resources is her own family, to whom she pays a visit each day in
South Brunswick, in spite of working 18 hours a day. Her mother, Susan
Kleinman, teaches computers at a middle school, and
her sister, Michele, also teaches. Her father, Jonathan
Kleinman, works for Lucent, and has been instrumental in helping
Kleinman run her business. "My father’s an amazing
businessman," says Kleinman. "We don’t dive into something, we
figure out how to make it work."
Kleinman’s parents even offered to help her start a restaurant
instead of going to college — even though everyone in her family
had gone to college. "I thought that was the silliest thing I
ever heard," she recalls, "and that showed me that they were
really amazing people."
As it happened, Kleinman opted to put the restaurant idea on hold and
to West Virginia University, where she earned a BA in communications,
Class of 1996. Afterwards, she put on a suit and went to work in the
public relations division of AT&T Capital, where she was a community
liaison for big events like the United Way carnival. While she was
able to travel and
do public speaking, the corporate jobs didn’t give her the sense of
community — the sense of accomplishment — that she felt she
At the time, Kleinman’s parents still owned a piece of property on
Nassau Street. One of the tenants was Santa Fe, which had just closed.
It was a perfect opportunity for Kleinman to return to her original
Drawing on the business acumen of her father, Kleinman launched Santa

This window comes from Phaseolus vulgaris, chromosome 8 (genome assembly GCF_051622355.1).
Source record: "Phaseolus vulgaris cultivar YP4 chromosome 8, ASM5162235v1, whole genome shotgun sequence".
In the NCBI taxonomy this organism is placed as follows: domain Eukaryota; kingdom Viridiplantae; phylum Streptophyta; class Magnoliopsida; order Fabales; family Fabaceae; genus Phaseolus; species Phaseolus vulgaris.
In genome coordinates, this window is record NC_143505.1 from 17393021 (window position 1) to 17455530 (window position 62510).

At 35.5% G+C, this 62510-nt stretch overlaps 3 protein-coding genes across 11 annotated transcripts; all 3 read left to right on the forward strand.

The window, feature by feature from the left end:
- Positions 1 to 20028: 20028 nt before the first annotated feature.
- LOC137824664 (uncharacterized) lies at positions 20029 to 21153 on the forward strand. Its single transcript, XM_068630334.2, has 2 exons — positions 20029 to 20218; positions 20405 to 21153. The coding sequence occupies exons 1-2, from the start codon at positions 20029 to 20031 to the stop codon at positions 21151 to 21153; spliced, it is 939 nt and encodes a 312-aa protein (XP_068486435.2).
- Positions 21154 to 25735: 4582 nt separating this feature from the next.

Fe Express — moving from Mexican to Tex-Mex and slipping in a
few items for Princeton’s more health-conscious clientele. Then, in
October, after shopping around for an old building with charm in which
to start a sit-down grill, Kleinman honed in on the Rocky Hill Inn
and launched the Santa Fe Grille. She chose as executive chef
Diane Del Giorno, who had previously worked at Forsgate. "I want
to give someone an opportunity to make a name for themselves,"
"I don’t perceive myself as the management," she says. "I
feel I’m a worker. I think if something is affecting the business
or the people around them, I address it — that’s where the
skills kick in." Otherwise, she prefers to lead by example. "I
wouldn’t ask anyone to do anything I wouldn’t do," she says.
scrub the floors and clean out the grease traps. I don’t say or wear
anything inappropriate. People know I mean business, but I’m friendly.
I tell them that when you’re coming to work everyday you may feel
kind of drab, but it’s a good stepping stone, and at the very least
they can learn about communicating to people," she says.
Meanwhile, Kleinman will open the Grille for lunch in February, and
renovate the upstairs of the old Inn to turn it into an apartment.
She enjoys seeing the many aspects of her business come together
by little. "I like the gratification that you get in restaurant
business," she says. "You can put something into place and
two minutes later see how it works or doesn’t work. That’s kind of
rare. In a lot of businesses you need to work on a lot of things for
a long time before you see the results."
— Melinda Sherwood
Street, Box 267, Rocky Hill 08553. Jenna Kleinman, owner.
08540. Jenna Kleinman, owner. 609-683-0809; fax, 609-683-0802.